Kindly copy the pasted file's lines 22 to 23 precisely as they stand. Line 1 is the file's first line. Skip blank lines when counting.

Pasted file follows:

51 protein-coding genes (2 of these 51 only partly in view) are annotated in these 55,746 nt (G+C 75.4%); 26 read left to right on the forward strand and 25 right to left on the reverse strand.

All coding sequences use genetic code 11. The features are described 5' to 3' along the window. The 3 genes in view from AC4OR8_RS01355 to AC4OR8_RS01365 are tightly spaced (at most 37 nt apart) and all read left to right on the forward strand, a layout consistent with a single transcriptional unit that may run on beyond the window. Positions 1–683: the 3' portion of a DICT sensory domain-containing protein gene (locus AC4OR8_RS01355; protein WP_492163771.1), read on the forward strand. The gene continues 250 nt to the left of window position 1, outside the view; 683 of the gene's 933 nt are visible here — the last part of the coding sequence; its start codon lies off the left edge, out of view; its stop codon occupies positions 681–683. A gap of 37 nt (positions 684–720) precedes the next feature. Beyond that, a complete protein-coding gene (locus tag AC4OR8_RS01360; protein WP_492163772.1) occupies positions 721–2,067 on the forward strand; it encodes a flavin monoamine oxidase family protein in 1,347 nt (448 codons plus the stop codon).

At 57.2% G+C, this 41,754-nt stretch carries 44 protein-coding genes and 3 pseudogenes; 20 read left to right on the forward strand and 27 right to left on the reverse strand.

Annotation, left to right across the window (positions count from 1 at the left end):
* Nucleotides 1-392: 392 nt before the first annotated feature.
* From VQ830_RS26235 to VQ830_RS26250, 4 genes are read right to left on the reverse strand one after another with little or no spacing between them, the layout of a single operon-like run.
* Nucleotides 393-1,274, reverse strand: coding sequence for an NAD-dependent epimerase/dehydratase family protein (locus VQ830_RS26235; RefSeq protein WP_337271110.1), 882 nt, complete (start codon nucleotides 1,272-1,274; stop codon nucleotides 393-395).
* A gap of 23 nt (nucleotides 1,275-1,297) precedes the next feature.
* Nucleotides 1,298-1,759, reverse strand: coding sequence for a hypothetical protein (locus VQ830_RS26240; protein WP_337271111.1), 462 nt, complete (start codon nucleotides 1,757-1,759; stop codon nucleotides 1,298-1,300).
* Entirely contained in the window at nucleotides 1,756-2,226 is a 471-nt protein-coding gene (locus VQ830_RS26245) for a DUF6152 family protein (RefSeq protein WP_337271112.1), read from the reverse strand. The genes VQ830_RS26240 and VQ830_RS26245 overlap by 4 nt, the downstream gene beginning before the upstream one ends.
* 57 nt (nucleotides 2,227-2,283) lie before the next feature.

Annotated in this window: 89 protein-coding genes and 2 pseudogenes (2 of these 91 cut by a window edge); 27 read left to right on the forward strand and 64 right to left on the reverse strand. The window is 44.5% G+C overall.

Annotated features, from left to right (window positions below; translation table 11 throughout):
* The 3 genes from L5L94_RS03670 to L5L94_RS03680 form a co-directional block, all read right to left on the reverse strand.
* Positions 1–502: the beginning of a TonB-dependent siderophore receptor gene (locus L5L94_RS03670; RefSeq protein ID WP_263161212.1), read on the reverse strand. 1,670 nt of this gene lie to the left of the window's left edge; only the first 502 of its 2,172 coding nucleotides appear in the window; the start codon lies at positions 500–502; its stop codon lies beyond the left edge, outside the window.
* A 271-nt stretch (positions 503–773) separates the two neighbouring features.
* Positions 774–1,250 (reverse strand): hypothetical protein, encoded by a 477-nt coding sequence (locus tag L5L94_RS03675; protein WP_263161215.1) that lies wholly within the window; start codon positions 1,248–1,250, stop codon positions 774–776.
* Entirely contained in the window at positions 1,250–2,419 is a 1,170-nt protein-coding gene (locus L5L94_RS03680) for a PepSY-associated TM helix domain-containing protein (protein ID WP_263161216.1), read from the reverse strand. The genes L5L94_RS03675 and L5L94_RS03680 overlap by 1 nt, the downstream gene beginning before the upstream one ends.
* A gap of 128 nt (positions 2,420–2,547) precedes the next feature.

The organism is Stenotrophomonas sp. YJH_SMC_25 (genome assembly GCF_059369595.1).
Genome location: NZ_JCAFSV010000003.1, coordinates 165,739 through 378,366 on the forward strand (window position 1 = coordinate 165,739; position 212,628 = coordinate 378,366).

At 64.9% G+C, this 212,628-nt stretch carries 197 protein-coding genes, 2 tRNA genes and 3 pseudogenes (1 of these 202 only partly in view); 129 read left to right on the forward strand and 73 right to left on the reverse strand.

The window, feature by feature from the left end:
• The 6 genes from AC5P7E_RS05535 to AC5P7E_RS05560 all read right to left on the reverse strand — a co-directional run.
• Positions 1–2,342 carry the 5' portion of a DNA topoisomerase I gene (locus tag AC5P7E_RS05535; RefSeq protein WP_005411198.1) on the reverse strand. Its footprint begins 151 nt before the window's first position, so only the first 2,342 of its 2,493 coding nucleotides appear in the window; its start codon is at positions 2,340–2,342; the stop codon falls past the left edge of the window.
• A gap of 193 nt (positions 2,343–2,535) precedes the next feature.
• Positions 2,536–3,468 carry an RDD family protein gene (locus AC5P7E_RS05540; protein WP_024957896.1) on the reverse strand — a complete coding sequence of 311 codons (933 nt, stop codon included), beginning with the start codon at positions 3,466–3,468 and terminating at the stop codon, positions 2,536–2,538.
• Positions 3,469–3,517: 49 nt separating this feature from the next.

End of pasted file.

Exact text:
At 64.9% G+C, this 212,628-nt stretch carries 197 protein-coding genes, 2 tRNA genes and 3 pseudogenes (1 of these 202 only partly in view); 129 read left to right on the forward strand and 73 right to left on the reverse strand.

The window, feature by feature from the left end: